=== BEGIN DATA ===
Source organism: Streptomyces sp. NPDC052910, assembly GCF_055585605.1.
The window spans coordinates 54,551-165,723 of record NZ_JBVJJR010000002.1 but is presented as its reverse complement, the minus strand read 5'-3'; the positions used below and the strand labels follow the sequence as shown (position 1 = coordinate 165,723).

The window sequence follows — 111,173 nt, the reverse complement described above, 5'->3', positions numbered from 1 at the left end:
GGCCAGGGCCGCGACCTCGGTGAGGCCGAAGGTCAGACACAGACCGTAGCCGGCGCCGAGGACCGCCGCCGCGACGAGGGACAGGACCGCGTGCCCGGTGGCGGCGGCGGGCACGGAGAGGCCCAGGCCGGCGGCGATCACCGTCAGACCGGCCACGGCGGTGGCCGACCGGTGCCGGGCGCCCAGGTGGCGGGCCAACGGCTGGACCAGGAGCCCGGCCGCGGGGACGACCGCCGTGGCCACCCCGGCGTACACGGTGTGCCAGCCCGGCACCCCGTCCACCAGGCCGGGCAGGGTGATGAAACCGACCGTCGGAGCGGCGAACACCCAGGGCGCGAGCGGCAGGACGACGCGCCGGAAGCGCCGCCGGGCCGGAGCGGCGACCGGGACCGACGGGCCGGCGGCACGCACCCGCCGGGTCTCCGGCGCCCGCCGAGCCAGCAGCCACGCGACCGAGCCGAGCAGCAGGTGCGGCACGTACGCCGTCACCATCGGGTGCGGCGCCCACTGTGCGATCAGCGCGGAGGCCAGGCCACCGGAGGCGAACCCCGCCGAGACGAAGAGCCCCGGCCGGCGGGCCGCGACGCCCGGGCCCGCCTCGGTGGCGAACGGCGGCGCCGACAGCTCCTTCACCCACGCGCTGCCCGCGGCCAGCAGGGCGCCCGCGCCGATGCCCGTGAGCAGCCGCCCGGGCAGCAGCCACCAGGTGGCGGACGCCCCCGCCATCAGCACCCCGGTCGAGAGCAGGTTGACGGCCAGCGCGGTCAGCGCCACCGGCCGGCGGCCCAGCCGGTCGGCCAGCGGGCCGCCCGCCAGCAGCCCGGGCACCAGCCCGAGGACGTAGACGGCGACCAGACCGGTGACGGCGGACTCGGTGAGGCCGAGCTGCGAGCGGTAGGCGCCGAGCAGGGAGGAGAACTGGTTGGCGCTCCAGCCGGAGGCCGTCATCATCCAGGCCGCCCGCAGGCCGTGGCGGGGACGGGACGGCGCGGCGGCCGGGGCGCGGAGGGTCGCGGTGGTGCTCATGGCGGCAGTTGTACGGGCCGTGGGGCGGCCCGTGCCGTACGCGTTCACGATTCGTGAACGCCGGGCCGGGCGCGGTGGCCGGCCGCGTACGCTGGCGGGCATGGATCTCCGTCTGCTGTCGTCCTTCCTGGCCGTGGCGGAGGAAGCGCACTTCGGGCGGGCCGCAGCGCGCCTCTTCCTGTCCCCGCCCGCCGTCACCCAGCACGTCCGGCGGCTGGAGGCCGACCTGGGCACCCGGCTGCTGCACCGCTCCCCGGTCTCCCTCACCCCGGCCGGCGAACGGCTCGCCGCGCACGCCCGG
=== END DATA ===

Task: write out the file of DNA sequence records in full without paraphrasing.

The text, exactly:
Source organism: Streptomyces sp. NPDC052910, assembly GCF_055585605.1.
The window spans coordinates 54,551-165,723 of record NZ_JBVJJR010000002.1 but is presented as its reverse complement, the minus strand read 5'-3'; the positions used below and the strand labels follow the sequence as shown (position 1 = coordinate 165,723).

The window sequence follows — 111,173 nt, the reverse complement described above, 5'->3', positions numbered from 1 at the left end:
GGCCAGGGCCGCGACCTCGGTGAGGCCGAAGGTCAGACACAGACCGTAGCCGGCGCCGAGGACCGCCGCCGCGACGAGGGACAGGACCGCGTGCCCGGTGGCGGCGGCGGGCACGGAGAGGCCCAGGCCGGCGGCGATCACCGTCAGACCGGCCACGGCGGTGGCCGACCGGTGCCGGGCGCCCAGGTGGCGGGCCAACGGCTGGACCAGGAGCCCGGCCGCGGGGACGACCGCCGTGGCCACCCCGGCGTACACGGTGTGCCAGCCCGGCACCCCGTCCACCAGGCCGGGCAGGGTGATGAAACCGACCGTCGGAGCGGCGAACACCCAGGGCGCGAGCGGCAGGACGACGCGCCGGAAGCGCCGCCGGGCCGGAGCGGCGACCGGGACCGACGGGCCGGCGGCACGCACCCGCCGGGTCTCCGGCGCCCGCCGAGCCAGCAGCCACGCGACCGAGCCGAGCAGCAGGTGCGGCACGTACGCCGTCACCATCGGGTGCGGCGCCCACTGTGCGATCAGCGCGGAGGCCAGGCCACCGGAGGCGAACCCCGCCGAGACGAAGAGCCCCGGCCGGCGGGCCGCGACGCCCGGGCCCGCCTCGGTGGCGAACGGCGGCGCCGACAGCTCCTTCACCCACGCGCTGCCCGCGGCCAGCAGGGCGCCCGCGCCGATGCCCGTGAGCAGCCGCCCGGGCAGCAGCCACCAGGTGGCGGACGCCCCCGCCATCAGCACCCCGGTCGAGAGCAGGTTGACGGCCAGCGCGGTCAGCGCCACCGGCCGGCGGCCCAGCCGGTCGGCCAGCGGGCCGCCCGCCAGCAGCCCGGGCACCAGCCCGAGGACGTAGACGGCGACCAGACCGGTGACGGCGGACTCGGTGAGGCCGAGCTGCGAGCGGTAGGCGCCGAGCAGGGAGGAGAACTGGTTGGCGCTCCAGCCGGAGGCCGTCATCATCCAGGCCGCCCGCAGGCCGTGGCGGGGACGGGACGGCGCGGCGGCCGGGGCGCGGAGGGTCGCGGTGGTGCTCATGGCGGCAGTTGTACGGGCCGTGGGGCGGCCCGTGCCGTACGCGTTCACGATTCGTGAACGCCGGGCCGGGCGCGGTGGCCGGCCGCGTACGCTGGCGGGCATGGATCTCCGTCTGCTGTCGTCCTTCCTGGCCGTGGCGGAGGAAGCGCACTTCGGGCGGGCCGCAGCGCGCCTCTTCCTGTCCCCGCCCGCCGTCACCCAGCACGTCCGGCGGCTGGAGGCCGACCTGGGCACCCGGCTGCTGCACCGCTCCCCGGTCTCCCTCACCCCGGCCGGCGAACGGCTCGCCGCGCACGCCCGG